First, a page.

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Tuesday, March 10, 2015

Applesauce Oatmeal Cookies









A long time ago, I had a Home Ec teacher who explained there are three basic kinds of cookies: chewy, crisp, and cake-like. These old-fashioned oatmeal cookies are definitely in the cake-like group, soft and moist and full of flavor.



They are also relatively healthy (though still with enough sugar that they definitely should stay in the "special treat" category of your family's menus). This is an adaptation of a recipe I found in my mother's church cookbook from the early 1930s. Originally they called for one and a half cups of butter. Substituting unsweetened applesauce, cutting back the sugar,  and increasing the spices improved the nutrititive value without compromising flavor at all.
 
 Applesauce Oatmeal Cookies

1/2 c butter
3/4 c brown sugar
1/2 c white sugar
2 eggs
3/4 c unsweetened applesauce
2 t vanilla
3 c flour
2 t baking powder
2 t cinnamon
1/2 t nutmeg
2 1/2 c old-fashioned or regular oats (oatmeal, NOT the instant kind and NOT steel cut)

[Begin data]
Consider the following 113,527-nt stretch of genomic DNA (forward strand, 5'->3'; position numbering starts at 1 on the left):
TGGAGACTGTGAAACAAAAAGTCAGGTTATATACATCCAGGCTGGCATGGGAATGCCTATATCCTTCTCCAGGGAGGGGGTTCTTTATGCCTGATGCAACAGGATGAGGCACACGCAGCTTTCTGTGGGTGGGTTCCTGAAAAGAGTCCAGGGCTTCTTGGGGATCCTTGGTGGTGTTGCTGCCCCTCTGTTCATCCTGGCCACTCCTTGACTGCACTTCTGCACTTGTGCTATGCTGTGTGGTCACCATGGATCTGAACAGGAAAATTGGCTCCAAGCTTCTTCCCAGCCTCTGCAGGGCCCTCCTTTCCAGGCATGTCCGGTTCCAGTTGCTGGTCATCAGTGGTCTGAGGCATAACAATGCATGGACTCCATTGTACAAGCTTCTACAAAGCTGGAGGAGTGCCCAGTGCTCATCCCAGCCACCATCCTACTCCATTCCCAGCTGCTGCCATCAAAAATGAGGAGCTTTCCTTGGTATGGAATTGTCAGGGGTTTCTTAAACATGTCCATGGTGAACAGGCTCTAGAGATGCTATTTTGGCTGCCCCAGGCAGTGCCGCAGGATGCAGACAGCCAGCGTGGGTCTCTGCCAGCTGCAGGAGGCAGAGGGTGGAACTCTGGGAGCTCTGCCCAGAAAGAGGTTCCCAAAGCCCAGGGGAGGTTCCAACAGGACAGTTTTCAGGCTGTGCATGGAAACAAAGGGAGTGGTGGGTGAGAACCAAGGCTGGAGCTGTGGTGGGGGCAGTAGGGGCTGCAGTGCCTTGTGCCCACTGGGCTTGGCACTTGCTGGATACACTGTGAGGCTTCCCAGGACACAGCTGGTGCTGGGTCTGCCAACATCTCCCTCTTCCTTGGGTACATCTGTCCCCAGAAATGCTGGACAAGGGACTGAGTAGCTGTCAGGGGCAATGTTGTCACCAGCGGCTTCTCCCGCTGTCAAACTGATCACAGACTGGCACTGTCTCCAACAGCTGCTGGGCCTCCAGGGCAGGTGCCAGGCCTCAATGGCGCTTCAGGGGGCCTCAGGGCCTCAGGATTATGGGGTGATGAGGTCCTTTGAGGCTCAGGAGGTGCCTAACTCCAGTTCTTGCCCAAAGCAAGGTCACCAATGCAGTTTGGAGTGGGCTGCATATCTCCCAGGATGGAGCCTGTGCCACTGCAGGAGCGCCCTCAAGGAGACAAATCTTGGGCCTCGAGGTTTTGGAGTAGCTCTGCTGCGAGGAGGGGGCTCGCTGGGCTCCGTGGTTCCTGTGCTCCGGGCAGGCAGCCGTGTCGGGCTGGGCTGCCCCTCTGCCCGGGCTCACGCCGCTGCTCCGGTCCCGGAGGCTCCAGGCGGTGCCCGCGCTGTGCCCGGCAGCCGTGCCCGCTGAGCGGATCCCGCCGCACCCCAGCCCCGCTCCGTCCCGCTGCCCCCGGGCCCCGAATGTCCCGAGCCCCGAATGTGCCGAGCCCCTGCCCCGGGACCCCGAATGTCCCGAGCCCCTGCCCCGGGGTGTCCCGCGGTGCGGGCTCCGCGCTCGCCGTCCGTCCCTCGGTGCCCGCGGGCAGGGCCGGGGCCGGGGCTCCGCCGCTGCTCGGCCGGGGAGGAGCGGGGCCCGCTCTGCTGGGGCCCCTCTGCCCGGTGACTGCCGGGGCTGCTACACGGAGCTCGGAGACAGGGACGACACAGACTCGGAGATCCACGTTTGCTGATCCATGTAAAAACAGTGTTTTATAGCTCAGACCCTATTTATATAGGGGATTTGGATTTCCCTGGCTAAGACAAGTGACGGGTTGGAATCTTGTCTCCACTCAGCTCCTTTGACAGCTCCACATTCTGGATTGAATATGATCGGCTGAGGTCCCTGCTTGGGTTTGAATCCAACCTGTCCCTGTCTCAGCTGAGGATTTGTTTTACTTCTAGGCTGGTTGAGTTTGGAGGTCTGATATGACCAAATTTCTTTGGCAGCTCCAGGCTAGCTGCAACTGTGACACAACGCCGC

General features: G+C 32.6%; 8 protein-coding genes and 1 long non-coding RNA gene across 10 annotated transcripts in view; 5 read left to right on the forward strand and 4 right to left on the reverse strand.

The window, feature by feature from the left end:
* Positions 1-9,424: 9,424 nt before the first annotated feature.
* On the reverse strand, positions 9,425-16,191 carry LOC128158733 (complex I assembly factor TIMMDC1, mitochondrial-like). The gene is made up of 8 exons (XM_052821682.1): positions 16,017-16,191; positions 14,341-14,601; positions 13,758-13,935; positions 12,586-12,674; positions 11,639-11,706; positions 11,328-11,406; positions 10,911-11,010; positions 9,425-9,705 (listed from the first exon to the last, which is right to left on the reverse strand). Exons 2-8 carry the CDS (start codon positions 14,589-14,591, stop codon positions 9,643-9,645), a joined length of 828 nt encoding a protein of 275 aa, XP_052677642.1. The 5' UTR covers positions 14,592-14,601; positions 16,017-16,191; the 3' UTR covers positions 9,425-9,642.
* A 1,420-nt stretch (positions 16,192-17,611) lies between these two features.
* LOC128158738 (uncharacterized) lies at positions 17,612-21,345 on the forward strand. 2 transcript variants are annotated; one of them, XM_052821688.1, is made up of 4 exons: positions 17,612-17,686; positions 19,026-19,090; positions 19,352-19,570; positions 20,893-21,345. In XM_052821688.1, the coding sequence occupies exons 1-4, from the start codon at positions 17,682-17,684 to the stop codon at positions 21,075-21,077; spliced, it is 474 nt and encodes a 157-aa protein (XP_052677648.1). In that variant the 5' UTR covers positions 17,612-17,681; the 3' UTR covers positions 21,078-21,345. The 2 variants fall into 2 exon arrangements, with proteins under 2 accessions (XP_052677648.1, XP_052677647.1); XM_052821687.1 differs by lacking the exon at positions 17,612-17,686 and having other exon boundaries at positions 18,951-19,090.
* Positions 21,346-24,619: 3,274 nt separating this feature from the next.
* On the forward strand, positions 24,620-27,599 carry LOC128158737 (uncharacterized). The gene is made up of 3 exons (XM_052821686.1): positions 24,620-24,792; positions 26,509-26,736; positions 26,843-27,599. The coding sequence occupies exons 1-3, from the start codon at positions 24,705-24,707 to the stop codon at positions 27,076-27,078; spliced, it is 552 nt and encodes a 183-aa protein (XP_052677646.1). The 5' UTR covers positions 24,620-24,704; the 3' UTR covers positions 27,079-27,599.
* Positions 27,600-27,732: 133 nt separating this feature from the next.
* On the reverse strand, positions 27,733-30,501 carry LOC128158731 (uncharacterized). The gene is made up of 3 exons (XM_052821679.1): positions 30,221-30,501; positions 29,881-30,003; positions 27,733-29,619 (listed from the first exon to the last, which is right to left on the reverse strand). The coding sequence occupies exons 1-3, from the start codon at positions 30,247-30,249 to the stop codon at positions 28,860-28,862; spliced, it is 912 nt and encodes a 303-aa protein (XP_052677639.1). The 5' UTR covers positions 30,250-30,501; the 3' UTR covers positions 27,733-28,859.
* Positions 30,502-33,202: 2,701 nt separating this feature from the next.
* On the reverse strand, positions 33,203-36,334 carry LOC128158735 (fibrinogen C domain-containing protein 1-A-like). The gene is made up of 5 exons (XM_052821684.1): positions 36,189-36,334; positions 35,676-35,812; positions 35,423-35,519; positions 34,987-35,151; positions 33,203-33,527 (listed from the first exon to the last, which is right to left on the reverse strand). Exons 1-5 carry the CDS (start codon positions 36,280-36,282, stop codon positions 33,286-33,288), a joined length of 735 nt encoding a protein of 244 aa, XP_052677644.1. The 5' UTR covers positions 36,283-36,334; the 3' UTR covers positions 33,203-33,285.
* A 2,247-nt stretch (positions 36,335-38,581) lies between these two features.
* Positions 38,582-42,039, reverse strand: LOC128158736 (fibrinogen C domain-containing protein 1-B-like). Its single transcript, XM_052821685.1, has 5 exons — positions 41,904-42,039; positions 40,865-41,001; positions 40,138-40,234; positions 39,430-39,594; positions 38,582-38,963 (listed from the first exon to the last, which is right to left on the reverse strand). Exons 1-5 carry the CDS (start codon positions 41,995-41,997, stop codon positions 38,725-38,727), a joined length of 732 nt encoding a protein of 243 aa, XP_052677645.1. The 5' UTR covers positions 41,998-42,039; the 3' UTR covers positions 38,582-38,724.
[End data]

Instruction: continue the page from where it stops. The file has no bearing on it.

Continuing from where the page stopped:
1 c dried cranberries
3/4 to 1 c chopped walnuts (optional)

1.  Cream butter and sugars together. Stir in the eggs and then the applesauce and vanilla. Blend until very smooth and light.
2.  Sift the flour, baking powder, and spices together and add to the egg mixture. Stir until well blended.
3.  Mix in the cranberries and nuts and then add the oats gradually. Continue to stir until the oats are evenly blended in.
4.  Drop by spoonfuls on to a greased baking sheet and flatten lightly with the back of a spoon. Bake at 350 degrees for about 10 to 15 minutes, depending on the size of your cookies.

Makes 3 1/2 to 5 dozen cookies, depending on the size you make. For those in the picture, I scooped out balls of dough a little bigger than a golf ball, with a yield of 40 cookies.

Variations:

Replace the dried cranberries with raisins or dates.

For a very different texture, put the oats and raisins in a processor and blend until quite fine. This works very well if you have family members not especially fond of raisins.



















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